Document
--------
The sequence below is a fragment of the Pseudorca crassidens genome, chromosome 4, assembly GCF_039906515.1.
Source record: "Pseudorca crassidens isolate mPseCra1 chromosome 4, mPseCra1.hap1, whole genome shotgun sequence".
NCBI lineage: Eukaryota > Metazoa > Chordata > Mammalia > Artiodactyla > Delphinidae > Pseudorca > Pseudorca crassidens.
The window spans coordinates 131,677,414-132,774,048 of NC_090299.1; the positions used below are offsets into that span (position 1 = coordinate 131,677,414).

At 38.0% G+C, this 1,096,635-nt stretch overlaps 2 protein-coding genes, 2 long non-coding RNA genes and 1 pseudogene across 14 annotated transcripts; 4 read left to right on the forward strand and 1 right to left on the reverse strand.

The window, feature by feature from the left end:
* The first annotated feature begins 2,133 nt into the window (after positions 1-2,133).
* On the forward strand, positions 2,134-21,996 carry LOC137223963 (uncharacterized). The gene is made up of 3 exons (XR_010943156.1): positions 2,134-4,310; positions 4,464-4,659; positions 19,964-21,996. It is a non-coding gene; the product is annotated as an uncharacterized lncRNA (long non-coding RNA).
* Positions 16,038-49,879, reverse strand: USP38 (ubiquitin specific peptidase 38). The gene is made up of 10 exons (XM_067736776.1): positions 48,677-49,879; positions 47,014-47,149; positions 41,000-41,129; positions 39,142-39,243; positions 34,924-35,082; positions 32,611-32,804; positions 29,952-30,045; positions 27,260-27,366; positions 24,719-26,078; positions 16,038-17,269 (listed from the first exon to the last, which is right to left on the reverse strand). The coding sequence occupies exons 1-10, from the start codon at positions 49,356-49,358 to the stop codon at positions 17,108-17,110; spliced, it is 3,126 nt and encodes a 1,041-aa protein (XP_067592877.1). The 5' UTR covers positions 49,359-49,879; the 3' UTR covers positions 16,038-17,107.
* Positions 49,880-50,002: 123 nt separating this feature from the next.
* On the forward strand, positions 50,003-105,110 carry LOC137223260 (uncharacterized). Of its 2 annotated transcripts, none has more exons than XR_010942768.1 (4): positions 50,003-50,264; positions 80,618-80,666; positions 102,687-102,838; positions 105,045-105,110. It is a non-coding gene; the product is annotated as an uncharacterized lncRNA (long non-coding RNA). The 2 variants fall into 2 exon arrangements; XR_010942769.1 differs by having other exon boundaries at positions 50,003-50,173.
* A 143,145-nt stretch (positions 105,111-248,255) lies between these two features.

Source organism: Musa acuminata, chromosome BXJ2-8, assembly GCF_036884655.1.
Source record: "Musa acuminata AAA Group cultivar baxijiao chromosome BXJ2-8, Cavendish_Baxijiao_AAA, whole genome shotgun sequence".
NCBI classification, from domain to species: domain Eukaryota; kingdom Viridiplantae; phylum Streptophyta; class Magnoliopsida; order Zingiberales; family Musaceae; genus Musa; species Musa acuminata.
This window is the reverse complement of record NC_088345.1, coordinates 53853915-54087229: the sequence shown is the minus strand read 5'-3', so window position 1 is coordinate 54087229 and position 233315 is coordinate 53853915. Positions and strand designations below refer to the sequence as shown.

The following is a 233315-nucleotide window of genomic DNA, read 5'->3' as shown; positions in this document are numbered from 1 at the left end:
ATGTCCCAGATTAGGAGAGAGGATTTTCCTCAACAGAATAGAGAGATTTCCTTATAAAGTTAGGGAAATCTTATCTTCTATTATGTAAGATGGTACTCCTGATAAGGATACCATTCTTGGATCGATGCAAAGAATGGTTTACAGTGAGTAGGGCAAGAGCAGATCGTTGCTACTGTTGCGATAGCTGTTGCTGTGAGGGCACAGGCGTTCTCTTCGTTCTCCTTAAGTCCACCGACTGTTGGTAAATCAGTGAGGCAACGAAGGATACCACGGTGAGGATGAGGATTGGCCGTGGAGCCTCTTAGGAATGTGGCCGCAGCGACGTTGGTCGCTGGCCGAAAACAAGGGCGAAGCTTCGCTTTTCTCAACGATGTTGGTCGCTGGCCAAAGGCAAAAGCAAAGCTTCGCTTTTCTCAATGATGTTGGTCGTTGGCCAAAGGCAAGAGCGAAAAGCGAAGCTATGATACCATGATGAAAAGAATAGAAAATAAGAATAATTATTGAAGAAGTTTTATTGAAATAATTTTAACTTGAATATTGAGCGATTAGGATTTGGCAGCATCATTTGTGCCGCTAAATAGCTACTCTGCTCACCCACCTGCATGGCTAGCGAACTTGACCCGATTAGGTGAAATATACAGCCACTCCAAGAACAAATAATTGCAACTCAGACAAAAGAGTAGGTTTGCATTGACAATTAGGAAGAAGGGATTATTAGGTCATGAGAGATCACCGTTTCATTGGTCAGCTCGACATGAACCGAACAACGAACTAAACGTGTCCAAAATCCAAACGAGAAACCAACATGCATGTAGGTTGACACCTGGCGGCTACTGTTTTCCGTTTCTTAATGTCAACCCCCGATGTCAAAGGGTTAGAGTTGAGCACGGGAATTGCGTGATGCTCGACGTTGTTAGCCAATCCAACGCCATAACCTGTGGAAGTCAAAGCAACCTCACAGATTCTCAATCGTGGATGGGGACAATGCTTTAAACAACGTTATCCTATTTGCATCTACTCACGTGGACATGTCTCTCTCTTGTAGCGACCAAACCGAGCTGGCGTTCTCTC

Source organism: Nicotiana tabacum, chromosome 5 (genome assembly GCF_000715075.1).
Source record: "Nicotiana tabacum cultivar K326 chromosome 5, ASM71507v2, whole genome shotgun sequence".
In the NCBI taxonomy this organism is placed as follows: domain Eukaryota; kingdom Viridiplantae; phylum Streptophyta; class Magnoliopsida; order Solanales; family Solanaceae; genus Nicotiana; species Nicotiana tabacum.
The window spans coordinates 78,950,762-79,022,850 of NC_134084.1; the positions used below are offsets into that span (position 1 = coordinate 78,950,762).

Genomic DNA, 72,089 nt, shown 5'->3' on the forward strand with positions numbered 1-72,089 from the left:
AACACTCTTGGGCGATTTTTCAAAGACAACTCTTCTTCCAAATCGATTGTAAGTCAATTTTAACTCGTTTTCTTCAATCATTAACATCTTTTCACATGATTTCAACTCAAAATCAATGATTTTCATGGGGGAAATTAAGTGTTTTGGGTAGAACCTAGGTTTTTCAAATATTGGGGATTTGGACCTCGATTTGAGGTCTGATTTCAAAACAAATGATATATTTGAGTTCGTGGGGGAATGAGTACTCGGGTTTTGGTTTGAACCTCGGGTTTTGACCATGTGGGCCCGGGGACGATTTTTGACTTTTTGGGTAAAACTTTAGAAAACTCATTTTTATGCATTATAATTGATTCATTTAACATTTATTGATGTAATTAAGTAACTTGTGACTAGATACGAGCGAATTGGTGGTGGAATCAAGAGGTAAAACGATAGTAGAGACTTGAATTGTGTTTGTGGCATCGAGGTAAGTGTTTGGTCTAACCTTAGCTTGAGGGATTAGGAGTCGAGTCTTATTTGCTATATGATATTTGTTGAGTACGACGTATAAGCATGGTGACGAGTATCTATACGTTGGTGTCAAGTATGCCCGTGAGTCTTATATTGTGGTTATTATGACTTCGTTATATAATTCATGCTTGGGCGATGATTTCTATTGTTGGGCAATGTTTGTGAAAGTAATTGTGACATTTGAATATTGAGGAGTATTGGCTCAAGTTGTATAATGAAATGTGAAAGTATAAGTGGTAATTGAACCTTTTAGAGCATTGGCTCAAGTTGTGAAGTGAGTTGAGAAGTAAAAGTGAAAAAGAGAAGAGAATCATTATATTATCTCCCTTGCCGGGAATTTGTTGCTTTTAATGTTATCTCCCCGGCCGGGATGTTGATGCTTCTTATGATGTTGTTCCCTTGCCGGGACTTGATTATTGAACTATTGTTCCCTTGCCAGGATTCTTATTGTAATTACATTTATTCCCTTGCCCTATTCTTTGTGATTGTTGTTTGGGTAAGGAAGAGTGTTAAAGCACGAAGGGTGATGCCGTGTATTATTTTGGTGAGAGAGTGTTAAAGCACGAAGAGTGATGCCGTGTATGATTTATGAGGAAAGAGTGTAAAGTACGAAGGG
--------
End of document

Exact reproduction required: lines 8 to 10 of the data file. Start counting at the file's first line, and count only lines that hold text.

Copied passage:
* On the forward strand, positions 2,134-21,996 carry LOC137223963 (uncharacterized). The gene is made up of 3 exons (XR_010943156.1): positions 2,134-4,310; positions 4,464-4,659; positions 19,964-21,996. It is a non-coding gene; the product is annotated as an uncharacterized lncRNA (long non-coding RNA).
* Positions 16,038-49,879, reverse strand: USP38 (ubiquitin specific peptidase 38). The gene is made up of 10 exons (XM_067736776.1): positions 48,677-49,879; positions 47,014-47,149; positions 41,000-41,129; positions 39,142-39,243; positions 34,924-35,082; positions 32,611-32,804; positions 29,952-30,045; positions 27,260-27,366; positions 24,719-26,078; positions 16,038-17,269 (listed from the first exon to the last, which is right to left on the reverse strand). The coding sequence occupies exons 1-10, from the start codon at positions 49,356-49,358 to the stop codon at positions 17,108-17,110; spliced, it is 3,126 nt and encodes a 1,041-aa protein (XP_067592877.1). The 5' UTR covers positions 49,359-49,879; the 3' UTR covers positions 16,038-17,107.
* Positions 49,880-50,002: 123 nt separating this feature from the next.